Mumbai is facing a shortage of water with a third of its residents not having drinking water as per a recent report. This comes in heels with the news of massive water-logging across the city and flood-like situations. This is reminiscent of the Chennai Water Crisis in 2019 when a flood had hit the city in 2018 and in May 2019, the city declared a zero-water day – no water left in any of its reservoirs. As per statistics, in the coastal city with a medium size river flowing right through it (the famed Anna University is actually partially built on lands claimed from the river), 60% of its population relies on bottled water for drinking all year long. Was this always the case? History suggests no. But it has been so for about a decade now. This is not very shocking given that Mawsynram, the place with the highest recorded average rainfall on the planet also faces water shortage during summers!!!
Yemen – the poorest of Arab nations and a region marred by civil war and international interference for more than a decade now might also have the root of its civil war as water shortage. Let us understand that the Yemeni factions are the Houthis, the republicans – with both basically supporting their tribal interests – and a swinging group of Saudi-led forces. Records suggest that there existed blood feud between villages just because a village constructed a well very close to that of the other village. As per data, Yemen has the least water availability per capita on the planet, even inviting statements like – if water were to get exhausted on Earth, this process would begin in Yemen. This is odd, given the fact that Dubai is a sprawling metropolis situated in the same Saudi desert.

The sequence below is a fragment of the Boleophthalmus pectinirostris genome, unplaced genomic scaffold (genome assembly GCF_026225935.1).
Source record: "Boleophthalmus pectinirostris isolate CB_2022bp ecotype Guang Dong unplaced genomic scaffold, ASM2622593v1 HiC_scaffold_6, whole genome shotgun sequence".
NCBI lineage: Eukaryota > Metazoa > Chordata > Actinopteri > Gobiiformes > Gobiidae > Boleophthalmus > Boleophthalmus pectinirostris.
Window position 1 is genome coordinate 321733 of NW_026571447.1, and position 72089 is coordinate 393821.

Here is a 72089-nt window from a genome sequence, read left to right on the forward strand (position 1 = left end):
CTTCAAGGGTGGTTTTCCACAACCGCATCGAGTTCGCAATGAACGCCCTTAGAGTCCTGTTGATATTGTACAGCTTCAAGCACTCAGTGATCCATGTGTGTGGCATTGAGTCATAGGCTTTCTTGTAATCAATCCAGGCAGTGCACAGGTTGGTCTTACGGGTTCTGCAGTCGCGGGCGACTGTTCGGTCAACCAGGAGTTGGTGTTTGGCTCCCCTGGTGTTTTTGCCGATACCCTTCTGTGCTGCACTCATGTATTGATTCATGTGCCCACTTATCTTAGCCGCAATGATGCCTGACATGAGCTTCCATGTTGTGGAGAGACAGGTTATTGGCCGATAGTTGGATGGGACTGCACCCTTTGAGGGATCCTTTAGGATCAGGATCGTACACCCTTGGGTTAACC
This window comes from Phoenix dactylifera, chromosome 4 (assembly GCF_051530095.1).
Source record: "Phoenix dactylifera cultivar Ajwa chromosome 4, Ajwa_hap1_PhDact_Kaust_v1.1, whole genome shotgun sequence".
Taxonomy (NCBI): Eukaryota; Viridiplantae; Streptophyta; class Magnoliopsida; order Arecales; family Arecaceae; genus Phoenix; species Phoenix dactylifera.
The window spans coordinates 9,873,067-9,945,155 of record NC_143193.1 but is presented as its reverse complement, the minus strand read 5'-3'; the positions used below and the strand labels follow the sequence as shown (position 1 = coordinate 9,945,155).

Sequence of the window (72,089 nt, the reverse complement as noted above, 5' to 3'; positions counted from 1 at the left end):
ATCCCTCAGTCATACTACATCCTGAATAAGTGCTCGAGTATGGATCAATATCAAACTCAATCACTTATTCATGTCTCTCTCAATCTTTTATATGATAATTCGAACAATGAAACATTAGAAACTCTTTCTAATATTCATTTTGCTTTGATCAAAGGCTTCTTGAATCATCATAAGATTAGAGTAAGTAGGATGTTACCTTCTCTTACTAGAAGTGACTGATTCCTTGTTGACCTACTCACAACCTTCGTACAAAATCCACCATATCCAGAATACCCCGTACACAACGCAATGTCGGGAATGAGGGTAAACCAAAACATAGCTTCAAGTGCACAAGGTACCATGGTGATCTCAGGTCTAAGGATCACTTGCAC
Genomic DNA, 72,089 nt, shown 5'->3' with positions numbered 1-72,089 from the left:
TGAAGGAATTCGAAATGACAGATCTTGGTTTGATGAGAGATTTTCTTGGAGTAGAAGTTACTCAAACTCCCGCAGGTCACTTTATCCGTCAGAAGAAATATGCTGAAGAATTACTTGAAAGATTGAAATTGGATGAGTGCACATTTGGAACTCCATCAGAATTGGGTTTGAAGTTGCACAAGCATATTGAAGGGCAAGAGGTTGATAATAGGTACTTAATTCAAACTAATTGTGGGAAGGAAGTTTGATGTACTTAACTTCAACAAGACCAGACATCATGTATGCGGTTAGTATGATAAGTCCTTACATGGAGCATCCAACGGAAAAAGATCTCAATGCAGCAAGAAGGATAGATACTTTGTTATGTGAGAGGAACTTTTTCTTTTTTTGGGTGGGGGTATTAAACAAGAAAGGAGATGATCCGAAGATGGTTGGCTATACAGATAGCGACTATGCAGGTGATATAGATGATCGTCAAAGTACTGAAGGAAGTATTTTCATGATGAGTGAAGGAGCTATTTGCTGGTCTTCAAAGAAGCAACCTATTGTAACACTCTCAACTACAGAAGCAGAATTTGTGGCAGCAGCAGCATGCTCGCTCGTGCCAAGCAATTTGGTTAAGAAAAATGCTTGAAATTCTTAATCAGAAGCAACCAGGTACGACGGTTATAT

The situation is actually grim in many more places – Northern India – a land abundant with rivers and lakes – most of them, technically all of them polluted beyond potability. Go to Africa and the nations with rainforests and rivers are dry.
What is the cause then? We often hear of climate change. A reader would agree about the reality of climate change but would certainly not let go of the sheer amount of mismanagement involved in the handling of water resources. Governments all over the world have tried in their own way to clean water bodies – the money ending up in their coffers owing to balant corruption. In India, for instance, the Save Ganges Movement or ‘Ganga bachao abhiyaan’ in the vernacular has been a project spanning over three decades and costing lakhs of crores – the best part – to no result. NGOs and villagers have often revived water bodies across the planet showing the importance of public participation in government or local initiatives. But, the people aren’t really very concerned about this issue it seems. It might find itself in discussions during summers or in newspapers – but people refuse to consider it as a problem as grim as climate change. No one can imagine the change Chennai saw with themselves.